According to a recent report, felling down trees helped contain militancy in Garo Hills! Such an encouragement for timber smugglers! Forest officials were quoted saying the villagers are against afforestation activities. Villagers claimed the crime rate in an area along NH-62 in East Garo Hills came down after the locals cleared the forest there. They say they cannot keep the forests when their lives are in danger. Although illegal, tree felling is already a lucrative trade, and those engaged in it now have the local support. The extent of rampant denudation of forests in Meghalaya, for whatever reasons, can be gauged by this example. At this juncture, the state government’s plan to declare an area of 1,331 square kilometres dotted with 179 villages in West Khasi Hills and South West Khasi Hills districts as elephant reserve sounds ambitious. The Centre has already agreed to the proposal in principle and a notification is awaited. This will be second such elephant reserve in the state after the one already notified in Garo Hills covering 3,500 sq km.
The narrow plateau of Meghalaya overlooking the Brahmaputra valley on the north and the plains of Bangladesh on the south is an ideal habitat for elephants. But geographical boundaries especially the barbed wire fencing along the Indo-Bangla border has hindered free movement of the giant animal despite creation of some so-called elephant corridors. However, the main reason that led to human-animal conflict is the rampant denudation of forests. The government move to declare the elephant reserve is to contain the menace of deforestation. However, the idea is not to displace the locals from their villages, but to bring changes to their lifestyle in order to protect the forests around them and educate them to reduce the man-elephant conflict. The reserve in Garo Hills is several times bigger than the state’s biggest national park Balpakram (352 sq km) in South Garo Hills district. According to forest minister, the people there are reaping the benefit of Project Elephant. The state would be spending 60 per cent of the funds to be sanctioned for the two elephant reserves under the Project Elephant.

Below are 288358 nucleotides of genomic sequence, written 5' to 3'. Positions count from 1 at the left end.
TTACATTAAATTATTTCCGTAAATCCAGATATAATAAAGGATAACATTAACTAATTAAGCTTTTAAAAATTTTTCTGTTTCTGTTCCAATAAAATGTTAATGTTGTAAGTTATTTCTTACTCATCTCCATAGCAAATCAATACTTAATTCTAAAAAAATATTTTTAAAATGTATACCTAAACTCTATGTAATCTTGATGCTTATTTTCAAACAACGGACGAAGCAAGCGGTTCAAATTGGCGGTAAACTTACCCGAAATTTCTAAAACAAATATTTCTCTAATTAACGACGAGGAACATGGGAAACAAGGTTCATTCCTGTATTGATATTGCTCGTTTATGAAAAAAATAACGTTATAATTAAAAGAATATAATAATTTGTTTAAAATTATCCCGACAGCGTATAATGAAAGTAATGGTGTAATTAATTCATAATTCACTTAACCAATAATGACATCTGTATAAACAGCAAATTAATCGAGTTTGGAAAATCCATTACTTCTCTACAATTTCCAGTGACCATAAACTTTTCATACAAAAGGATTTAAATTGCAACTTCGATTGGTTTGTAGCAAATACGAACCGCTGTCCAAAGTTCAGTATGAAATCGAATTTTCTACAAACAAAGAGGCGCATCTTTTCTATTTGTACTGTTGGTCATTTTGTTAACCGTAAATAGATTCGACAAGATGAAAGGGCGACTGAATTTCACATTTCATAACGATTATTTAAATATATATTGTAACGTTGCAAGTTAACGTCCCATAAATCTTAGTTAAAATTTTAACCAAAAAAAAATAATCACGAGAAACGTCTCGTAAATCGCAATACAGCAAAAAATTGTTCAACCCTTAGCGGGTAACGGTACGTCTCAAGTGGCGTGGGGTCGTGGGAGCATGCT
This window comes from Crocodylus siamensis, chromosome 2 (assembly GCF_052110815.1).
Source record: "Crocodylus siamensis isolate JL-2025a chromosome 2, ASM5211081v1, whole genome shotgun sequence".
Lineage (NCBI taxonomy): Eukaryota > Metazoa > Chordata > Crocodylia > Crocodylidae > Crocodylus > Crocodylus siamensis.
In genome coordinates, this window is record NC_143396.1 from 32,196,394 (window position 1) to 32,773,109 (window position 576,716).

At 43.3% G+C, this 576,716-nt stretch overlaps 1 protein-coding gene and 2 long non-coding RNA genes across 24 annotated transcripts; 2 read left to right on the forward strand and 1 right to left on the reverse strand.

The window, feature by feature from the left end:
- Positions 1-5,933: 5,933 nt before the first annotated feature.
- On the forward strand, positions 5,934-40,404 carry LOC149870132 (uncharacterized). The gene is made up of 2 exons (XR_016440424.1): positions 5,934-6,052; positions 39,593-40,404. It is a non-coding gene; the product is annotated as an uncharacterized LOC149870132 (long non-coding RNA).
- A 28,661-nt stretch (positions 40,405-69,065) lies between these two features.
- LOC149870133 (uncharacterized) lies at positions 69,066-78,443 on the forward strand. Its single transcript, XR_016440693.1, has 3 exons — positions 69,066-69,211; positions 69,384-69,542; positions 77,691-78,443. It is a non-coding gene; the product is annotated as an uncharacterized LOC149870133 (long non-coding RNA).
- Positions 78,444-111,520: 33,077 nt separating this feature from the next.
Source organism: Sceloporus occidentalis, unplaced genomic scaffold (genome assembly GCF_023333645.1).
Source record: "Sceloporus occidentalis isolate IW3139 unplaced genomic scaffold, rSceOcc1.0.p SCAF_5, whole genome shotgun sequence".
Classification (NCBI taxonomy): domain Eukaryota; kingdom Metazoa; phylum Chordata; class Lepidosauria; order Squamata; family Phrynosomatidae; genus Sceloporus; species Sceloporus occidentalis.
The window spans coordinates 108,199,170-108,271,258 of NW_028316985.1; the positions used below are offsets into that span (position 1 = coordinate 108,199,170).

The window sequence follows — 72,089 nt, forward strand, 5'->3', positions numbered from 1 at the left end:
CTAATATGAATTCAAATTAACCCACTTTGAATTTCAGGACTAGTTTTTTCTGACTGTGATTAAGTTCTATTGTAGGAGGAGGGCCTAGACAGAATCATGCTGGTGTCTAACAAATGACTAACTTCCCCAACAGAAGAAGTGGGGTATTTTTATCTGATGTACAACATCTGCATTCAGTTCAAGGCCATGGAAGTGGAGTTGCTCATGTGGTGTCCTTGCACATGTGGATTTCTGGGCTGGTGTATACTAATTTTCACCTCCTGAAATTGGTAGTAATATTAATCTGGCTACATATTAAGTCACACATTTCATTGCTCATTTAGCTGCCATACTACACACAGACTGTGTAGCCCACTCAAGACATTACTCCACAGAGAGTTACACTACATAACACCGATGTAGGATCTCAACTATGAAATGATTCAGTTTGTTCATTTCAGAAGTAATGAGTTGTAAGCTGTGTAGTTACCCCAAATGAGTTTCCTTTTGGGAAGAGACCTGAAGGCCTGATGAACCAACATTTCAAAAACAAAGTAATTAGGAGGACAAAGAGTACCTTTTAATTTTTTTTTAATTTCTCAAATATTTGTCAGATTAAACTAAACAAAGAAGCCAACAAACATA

However, the government says, the state’s complex land tenure system has been a handicap in protecting the forests. Of the state’s total forest area of 15,657 sq km, only 1,027 sq km is under the control of the forest department. To go ahead with the elephant reserve project, the government must take into confidence the community leaders. Besides tree-felling, the elephant reserve will also bring restrictions on activities like mining of minerals, which the villagers would find tough to accept. Merely declaring the area as elephant reserve without retraining the human activities destructive on the environment would not serve purpose.